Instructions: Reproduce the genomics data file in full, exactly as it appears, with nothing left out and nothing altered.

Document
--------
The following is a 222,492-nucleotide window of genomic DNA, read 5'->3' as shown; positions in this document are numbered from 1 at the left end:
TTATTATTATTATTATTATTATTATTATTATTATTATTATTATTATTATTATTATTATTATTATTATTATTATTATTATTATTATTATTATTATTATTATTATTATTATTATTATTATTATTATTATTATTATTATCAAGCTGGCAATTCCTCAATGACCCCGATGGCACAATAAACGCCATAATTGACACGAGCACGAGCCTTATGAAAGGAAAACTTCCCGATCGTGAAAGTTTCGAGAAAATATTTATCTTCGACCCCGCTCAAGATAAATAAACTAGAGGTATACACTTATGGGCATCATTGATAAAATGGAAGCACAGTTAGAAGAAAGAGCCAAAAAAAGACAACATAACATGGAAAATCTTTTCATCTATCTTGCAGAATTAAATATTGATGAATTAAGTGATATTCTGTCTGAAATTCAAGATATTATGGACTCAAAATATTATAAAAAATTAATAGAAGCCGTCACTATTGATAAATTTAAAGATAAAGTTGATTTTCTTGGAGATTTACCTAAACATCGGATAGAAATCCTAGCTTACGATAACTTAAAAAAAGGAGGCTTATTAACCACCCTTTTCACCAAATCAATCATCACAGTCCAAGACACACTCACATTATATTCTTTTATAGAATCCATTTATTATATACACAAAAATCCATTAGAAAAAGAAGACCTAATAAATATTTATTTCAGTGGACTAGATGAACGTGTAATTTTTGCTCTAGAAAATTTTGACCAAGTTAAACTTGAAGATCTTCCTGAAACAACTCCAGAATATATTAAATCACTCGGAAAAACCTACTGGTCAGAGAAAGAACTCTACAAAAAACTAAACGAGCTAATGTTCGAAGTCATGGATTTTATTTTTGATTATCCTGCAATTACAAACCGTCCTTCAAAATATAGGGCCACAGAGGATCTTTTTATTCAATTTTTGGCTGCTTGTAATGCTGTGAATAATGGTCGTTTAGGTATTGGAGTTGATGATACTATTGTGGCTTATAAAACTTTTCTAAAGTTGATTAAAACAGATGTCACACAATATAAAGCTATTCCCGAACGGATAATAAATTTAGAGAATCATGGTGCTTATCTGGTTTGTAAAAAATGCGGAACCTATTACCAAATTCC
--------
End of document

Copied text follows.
The following is a 222,492-nucleotide window of genomic DNA, read 5'->3' as shown; positions in this document are numbered from 1 at the left end:
TTATTATTATTATTATTATTATTATTATTATTATTATTATTATTATTATTATTATTATTATTATTATTATTATTATTATTATTATTATTATTATTATTATTATTATTATTATTATTATTATTATTATTATTATTATCAAGCTGGCAATTCCTCAATGACCCCGATGGCACAATAAACGCCATAATTGACACGAGCACGAGCCTTATGAAAGGAAAACTTCCCGATCGTGAAAGTTTCGAGAAAATATTTATCTTCGACCCCGCTCAAGATAAATAAACTAGAGGTATACACTTATGGGCATCATTGATAAAATGGAAGCACAGTTAGAAGAAAGAGCCAAAAAAAGACAACATAACATGGAAAATCTTTTCATCTATCTTGCAGAATTAAATATTGATGAATTAAGTGATATTCTGTCTGAAATTCAAGATATTATGGACTCAAAATATTATAAAAAATTAATAGAAGCCGTCACTATTGATAAATTTAAAGATAAAGTTGATTTTCTTGGAGATTTACCTAAACATCGGATAGAAATCCTAGCTTACGATAACTTAAAAAAAGGAGGCTTATTAACCACCCTTTTCACCAAATCAATCATCACAGTCCAAGACACACTCACATTATATTCTTTTATAGAATCCATTTATTATATACACAAAAATCCATTAGAAAAAGAAGACCTAATAAATATTTATTTCAGTGGACTAGATGAACGTGTAATTTTTGCTCTAGAAAATTTTGACCAAGTTAAACTTGAAGATCTTCCTGAAACAACTCCAGAATATATTAAATCACTCGGAAAAACCTACTGGTCAGAGAAAGAACTCTACAAAAAACTAAACGAGCTAATGTTCGAAGTCATGGATTTTATTTTTGATTATCCTGCAATTACAAACCGTCCTTCAAAATATAGGGCCACAGAGGATCTTTTTATTCAATTTTTGGCTGCTTGTAATGCTGTGAATAATGGTCGTTTAGGTATTGGAGTTGATGATACTATTGTGGCTTATAAAACTTTTCTAAAGTTGATTAAAACAGATGTCACACAATATAAAGCTATTCCCGAACGGATAATAAATTTAGAGAATCATGGTGCTTATCTGGTTTGTAAAAAATGCGGAACCTATTACCAAATTCC